By M. Scott Morris, NEMS Daily Journal
TUPELO - A guy walked into a bar ... Ouch!
But, seriously, folks, a comedian walked into Papa's Place at Vanelli's and told a bunch of jokes, and people loved it.
Vasilios W. "Bill" Kapenekas, owner of Vanelli's, started a funny experiment in April when he invited nationally touring comedians to perform Friday and Saturday nights.
"We had been thinking about having live music, something like that, and I was cruising the Internet and came across a booking agency at SummitComedy.com," Kapenekas said. "Why not comedy?"
And these aren't ordinary, everyday, average comedians, either. Jim Wiggins, who performed at Vanelli's in May, is a veteran comedian who reached the semi-finals of NBC's "Last Comic Standing."
"This guy's a friend of George Carlin, Richard Pryor - all those guys," Kapenekas said.
Al Katz, another recent visitor, has performed with everyone from Oprah to Tom Hanks.
"Al Katz told me a story about Red Skelton, if you can believe that," Kapenekas said.
Musical comedian Kier, who's shared stage time with Reba McEntire and Roy Orbison, is scheduled to perform today and Saturday, and Roy Wood Jr. is on tap for next week. Wood placed in the top 10 of Comedy Central's "2002 Laugh Riots Competition."
How it works
Doug Stewart, event coordinator of Vanelli's and emcee for comedy night, said the comedians play everywhere from Los Vegas to cruise ships, and they seem to be pleased with the Tupelo experience.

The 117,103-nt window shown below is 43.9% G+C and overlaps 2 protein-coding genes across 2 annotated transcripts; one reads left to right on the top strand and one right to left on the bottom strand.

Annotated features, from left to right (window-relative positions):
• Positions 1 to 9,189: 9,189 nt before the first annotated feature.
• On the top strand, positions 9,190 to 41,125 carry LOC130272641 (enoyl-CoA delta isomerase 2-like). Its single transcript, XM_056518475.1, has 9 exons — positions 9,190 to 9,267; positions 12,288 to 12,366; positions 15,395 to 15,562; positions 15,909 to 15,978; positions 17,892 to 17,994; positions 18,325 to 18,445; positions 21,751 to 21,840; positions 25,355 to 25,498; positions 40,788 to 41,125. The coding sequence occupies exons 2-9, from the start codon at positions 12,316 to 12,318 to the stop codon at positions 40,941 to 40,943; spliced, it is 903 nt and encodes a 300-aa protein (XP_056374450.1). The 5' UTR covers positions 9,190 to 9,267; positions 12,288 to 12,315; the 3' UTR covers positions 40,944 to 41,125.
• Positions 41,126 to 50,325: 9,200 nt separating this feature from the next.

"They all said they'd come back and recommend us to their friends, so we must be doing something right," Stewart said.
At about 9 p.m., the staff starts turning off the TVs, setting up the sound system and getting the lights in place.
"We tell everyone it's an adult show with adult language," Stewart said. "It's only open to people over 18."
At 9:15 p.m., Stewart hosts a "joke-off." Five people in the audience get to tell their favorite jokes. The winner, who's chosen by audience applause, gets a prize.
"Then the comedian comes on and usually does an hour to an hour and 10 minutes," he said, adding that the same comedian performs Friday and Saturday.
After the show, the comedians generally hang around to answer questions and shake hands. They usually have CDs or DVDs for sale.
"The comedians call it their gas money, which is important these days," Stewart said.
Part of turning Papa's Place into a comedy club involves educating the public. There are two simple rules:
Turn cell phones to mute or vibrate.
When not laughing or clapping, keep quiet and allow the comedians to do their jobs.
"We are trying to learn how to be a better comedy club. This is all new to us," Kapenekas said.
"We're going to continue through the fall and see where we're going."
It's funny business, sure, but there's always been a serious side to comedy, Kapenekas said. The ancient Greeks enjoyed a good laugh, and kings through the ages have been known to keep at least one guy around who knows how to deliver a good zinger.
"We're just trying to bring a little joy, a little happiness and a little fun to Tupelo," he said.
"Comedy helps us better deal with the everyday stuff we all go through."
Now, what's the best thing about living in a trailer?
You can meet the fire department halfway.
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